36th Legislative District March Meeting

Bailey Stober, Chair of the King County Democrats, still hasn’t resigned. He could resign via e-mail at any time, though he has intimated that he has an important announcement to make at the March 27th meeting, location TBD.

Last night, however, my home legislative district voted on a resolution calling for Stober’s resignation. Unsurprisingly, some of the women at the center of the controversy, Natalia Koss Vallejo and Mona Das, were present, though they are not residents of the 36th. Bailey was also there at the start of the meeting but left shortly after we started.

I have been attending 36th meetings regularly for just over a year. Even though I had project management classes on Wednesday nights for 9 months, I would sometimes skip class to attend and participate in local democracy.

I am an acting precinct committee officer. At first, I was accidentally assigned to two precincts. One of my only interactions with Bailey was over e-mail rectifying this error and asking that he only sign off on one precinct appointment. Thus, I became an acting PCO in precinct 36-3699. This means, I have a vote in our meetings.

The 36th district is known for being the bluest district in the state—encompassing Ballard, Phinney Ridge, Magnolia, Queen Anne, and even Belltown. We consistently vote for democrats up and down the ballot. We are so sure of our candidate’s victories in our own district, that we adopt a district each year and canvas for them. While I would like to see more people of color in positions of leadership, I can’t deny that the executive board is solidly progressive. A couple members even attempted to change our bylaws to be able to endorse candidates who aren’t Democrats, like Nikkita Oliver. In communities of color, especially the Black community, north Seattle has a bad rap, and that’s not wrong. We’re a wealthy district and we live in desirable, majority white neighborhoods where property values are some of the least affordable. I can only afford to live where I do because I have a roommate. I would need to be making 22% more than my current income to afford my below-market apartment on my own (but we can talk about that later).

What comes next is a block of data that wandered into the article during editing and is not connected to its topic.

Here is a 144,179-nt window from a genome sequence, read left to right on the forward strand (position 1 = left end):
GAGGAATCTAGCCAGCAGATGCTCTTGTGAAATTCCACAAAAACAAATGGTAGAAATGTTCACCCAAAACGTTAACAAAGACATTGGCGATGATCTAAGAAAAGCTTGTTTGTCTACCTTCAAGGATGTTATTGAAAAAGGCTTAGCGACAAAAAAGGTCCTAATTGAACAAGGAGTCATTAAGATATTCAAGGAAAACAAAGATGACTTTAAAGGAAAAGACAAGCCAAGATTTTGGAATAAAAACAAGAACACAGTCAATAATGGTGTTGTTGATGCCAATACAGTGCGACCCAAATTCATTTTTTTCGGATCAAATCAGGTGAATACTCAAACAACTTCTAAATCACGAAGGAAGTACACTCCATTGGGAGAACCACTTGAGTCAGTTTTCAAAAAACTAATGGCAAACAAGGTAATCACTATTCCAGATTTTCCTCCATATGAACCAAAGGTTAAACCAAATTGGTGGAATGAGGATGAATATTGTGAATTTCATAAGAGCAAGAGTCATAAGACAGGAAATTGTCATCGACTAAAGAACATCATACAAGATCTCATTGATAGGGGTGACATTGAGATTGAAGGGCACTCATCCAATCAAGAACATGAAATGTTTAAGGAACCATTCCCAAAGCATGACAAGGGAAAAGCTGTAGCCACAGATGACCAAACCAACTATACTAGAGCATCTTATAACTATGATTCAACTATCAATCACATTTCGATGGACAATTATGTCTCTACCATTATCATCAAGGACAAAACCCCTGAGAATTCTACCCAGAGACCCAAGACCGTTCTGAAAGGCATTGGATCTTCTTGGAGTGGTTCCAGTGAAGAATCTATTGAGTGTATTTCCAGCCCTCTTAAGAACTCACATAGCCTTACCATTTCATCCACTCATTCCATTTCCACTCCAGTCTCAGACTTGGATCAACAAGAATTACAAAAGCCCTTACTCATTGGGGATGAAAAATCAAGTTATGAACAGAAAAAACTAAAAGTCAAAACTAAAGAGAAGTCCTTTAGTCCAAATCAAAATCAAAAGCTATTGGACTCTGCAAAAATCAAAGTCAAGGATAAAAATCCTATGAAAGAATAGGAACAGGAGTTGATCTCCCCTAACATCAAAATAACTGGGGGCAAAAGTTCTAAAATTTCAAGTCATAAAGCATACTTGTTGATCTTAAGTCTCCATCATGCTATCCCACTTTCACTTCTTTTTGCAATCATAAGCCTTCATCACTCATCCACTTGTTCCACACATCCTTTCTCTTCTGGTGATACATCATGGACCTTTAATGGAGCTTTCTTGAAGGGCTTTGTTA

In the last month, I have been to two KC Dems meetings, and I have written about those experiences, the climate of the room, and the lack of process in place to address the need for Bailey’s resignation. I don’t know what they are like when it comes to less contentious subjects, but I will say that being back in my LD was a comfort. And that comfort was not the familiar faces of my neighbors, but came directly from the top, from the leadership of our chair, Jeff Manson.

I like Jeff. I have always liked Jeff, even when I have paused to ask myself why this progressive district is led by a white man. The answer is in his presentation of last night’s resolution. It is rare for a chair to present on a resolution. The impartiality of the chair is a valued tradition and Jeff adheres to it. However, Jeff broke with tradition last night, and presented on the resolution calling for Stober’s resignation, not before explaining his reasons and giving space for anyone to voice their objections. No one objected.

I had prepared a statement in defense of the resolution. As Jeff spoke, passionately and precisely, I felt affirmed. He was touching on all the points I had planned to make. He was saying things that I have said during this conflict, in whispers, between eyerolls, in post-meeting car rides. He was saying those things, not in opposition to power, but as the person in power. I felt my insides melting—trepidation gave way to hope and feeling seen. Jeff stated at several intervals that he believed the accusations of sexual harassment and emphasized that our resolution’s scope only included whether we believed Bailey should resign as chair, making an apt distinction between kinds of due process.